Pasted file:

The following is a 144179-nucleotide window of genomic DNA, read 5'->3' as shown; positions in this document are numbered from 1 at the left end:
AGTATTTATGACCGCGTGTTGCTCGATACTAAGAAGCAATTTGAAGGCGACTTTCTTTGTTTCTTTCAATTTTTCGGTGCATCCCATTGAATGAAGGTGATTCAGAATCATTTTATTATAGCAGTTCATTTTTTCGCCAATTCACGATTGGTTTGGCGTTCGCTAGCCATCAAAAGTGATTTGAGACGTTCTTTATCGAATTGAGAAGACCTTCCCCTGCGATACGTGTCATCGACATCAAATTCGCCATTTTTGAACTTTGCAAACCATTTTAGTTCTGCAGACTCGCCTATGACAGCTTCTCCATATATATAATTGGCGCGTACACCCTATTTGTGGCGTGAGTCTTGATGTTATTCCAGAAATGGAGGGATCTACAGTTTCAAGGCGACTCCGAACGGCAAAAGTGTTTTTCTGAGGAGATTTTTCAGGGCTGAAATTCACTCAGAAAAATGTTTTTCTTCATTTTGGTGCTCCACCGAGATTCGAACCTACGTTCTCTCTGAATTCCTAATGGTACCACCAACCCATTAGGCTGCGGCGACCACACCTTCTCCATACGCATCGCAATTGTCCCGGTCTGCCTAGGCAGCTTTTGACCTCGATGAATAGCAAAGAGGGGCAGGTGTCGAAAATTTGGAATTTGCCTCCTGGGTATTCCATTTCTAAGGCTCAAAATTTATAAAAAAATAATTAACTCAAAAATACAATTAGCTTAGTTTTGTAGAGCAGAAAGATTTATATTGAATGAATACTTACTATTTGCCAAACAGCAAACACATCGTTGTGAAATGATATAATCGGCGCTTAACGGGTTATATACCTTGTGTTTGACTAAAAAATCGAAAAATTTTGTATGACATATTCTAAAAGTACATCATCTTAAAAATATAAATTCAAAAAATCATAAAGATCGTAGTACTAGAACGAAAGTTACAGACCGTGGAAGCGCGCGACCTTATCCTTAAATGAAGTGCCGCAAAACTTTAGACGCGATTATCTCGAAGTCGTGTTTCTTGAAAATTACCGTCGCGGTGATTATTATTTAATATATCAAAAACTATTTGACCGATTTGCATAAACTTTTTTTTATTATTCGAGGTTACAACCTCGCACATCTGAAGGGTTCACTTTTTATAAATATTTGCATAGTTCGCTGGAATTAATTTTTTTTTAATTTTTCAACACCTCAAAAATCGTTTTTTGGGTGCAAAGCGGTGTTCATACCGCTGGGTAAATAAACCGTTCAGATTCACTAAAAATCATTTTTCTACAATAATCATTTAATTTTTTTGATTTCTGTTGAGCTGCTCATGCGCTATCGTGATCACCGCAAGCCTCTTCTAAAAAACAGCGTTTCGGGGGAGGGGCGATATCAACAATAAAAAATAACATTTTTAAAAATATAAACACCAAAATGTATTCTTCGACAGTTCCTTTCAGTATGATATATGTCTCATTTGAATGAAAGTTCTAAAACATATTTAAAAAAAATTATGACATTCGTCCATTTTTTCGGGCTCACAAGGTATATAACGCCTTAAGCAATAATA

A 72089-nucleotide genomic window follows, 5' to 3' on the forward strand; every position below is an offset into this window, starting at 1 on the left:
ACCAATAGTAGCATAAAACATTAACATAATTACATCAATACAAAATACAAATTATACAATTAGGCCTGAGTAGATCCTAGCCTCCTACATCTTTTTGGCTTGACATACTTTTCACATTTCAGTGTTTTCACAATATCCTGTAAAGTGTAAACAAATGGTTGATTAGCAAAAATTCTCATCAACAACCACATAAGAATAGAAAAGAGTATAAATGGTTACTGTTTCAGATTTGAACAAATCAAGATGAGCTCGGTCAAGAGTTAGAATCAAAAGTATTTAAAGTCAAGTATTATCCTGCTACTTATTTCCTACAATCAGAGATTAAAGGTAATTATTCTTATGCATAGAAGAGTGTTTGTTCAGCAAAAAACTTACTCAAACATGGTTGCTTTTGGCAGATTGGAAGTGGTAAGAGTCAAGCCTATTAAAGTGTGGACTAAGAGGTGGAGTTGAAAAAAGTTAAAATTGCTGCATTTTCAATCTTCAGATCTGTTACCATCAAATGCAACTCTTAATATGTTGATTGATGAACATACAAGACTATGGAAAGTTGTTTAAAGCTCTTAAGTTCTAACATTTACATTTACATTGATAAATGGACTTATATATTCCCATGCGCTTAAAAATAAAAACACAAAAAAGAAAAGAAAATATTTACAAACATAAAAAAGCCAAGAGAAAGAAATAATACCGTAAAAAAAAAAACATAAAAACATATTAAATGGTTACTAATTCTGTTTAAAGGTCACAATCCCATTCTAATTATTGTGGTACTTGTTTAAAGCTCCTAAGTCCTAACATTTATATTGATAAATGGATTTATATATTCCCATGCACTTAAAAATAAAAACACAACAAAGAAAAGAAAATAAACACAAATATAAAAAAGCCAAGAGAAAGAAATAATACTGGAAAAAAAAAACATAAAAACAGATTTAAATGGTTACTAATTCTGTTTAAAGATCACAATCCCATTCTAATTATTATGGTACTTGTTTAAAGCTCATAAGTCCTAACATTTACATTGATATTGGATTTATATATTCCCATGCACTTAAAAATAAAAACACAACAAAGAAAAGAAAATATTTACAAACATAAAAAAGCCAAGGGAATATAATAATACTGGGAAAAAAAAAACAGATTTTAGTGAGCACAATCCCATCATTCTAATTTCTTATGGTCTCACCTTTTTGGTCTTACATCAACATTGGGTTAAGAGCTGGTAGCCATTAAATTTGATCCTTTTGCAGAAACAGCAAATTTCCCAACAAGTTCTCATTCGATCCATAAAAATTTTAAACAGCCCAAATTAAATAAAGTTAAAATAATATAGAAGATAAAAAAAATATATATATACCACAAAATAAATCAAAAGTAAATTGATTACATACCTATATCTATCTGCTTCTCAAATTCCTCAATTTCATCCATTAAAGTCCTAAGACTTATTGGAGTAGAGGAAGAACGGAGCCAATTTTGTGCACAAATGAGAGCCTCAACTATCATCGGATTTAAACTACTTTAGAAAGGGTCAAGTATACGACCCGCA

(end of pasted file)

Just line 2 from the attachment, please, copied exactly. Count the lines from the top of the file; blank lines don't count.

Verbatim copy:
AGTATTTATGACCGCGTGTTGCTCGATACTAAGAAGCAATTTGAAGGCGACTTTCTTTGTTTCTTTCAATTTTTCGGTGCATCCCATTGAATGAAGGTGATTCAGAATCATTTTATTATAGCAGTTCATTTTTTCGCCAATTCACGATTGGTTTGGCGTTCGCTAGCCATCAAAAGTGATTTGAGACGTTCTTTATCGAATTGAGAAGACCTTCCCCTGCGATACGTGTCATCGACATCAAATTCGCCATTTTTGAACTTTGCAAACCATTTTAGTTCTGCAGACTCGCCTATGACAGCTTCTCCATATATATAATTGGCGCGTACACCCTATTTGTGGCGTGAGTCTTGATGTTATTCCAGAAATGGAGGGATCTACAGTTTCAAGGCGACTCCGAACGGCAAAAGTGTTTTTCTGAGGAGATTTTTCAGGGCTGAAATTCACTCAGAAAAATGTTTTTCTTCATTTTGGTGCTCCACCGAGATTCGAACCTACGTTCTCTCTGAATTCCTAATGGTACCACCAACCCATTAGGCTGCGGCGACCACACCTTCTCCATACGCATCGCAATTGTCCCGGTCTGCCTAGGCAGCTTTTGACCTCGATGAATAGCAAAGAGGGGCAGGTGTCGAAAATTTGGAATTTGCCTCCTGGGTATTCCATTTCTAAGGCTCAAAATTTATAAAAAAATAATTAACTCAAAAATACAATTAGCTTAGTTTTGTAGAGCAGAAAGATTTATATTGAATGAATACTTACTATTTGCCAAACAGCAAACACATCGTTGTGAAATGATATAATCGGCGCTTAACGGGTTATATACCTTGTGTTTGACTAAAAAATCGAAAAATTTTGTATGACATATTCTAAAAGTACATCATCTTAAAAATATAAATTCAAAAAATCATAAAGATCGTAGTACTAGAACGAAAGTTACAGACCGTGGAAGCGCGCGACCTTATCCTTAAATGAAGTGCCGCAAAACTTTAGACGCGATTATCTCGAAGTCGTGTTTCTTGAAAATTACCGTCGCGGTGATTATTATTTAATATATCAAAAACTATTTGACCGATTTGCATAAACTTTTTTTTATTATTCGAGGTTACAACCTCGCACATCTGAAGGGTTCACTTTTTATAAATATTTGCATAGTTCGCTGGAATTAATTTTTTTTTAATTTTTCAACACCTCAAAAATCGTTTTTTGGGTGCAAAGCGGTGTTCATACCGCTGGGTAAATAAACCGTTCAGATTCACTAAAAATCATTTTTCTACAATAATCATTTAATTTTTTTGATTTCTGTTGAGCTGCTCATGCGCTATCGTGATCACCGCAAGCCTCTTCTAAAAAACAGCGTTTCGGGGGAGGGGCGATATCAACAATAAAAAATAACATTTTTAAAAATATAAACACCAAAATGTATTCTTCGACAGTTCCTTTCAGTATGATATATGTCTCATTTGAATGAAAGTTCTAAAACATATTTAAAAAAAATTATGACATTCGTCCATTTTTTCGGGCTCACAAGGTATATAACGCCTTAAGCAATAATA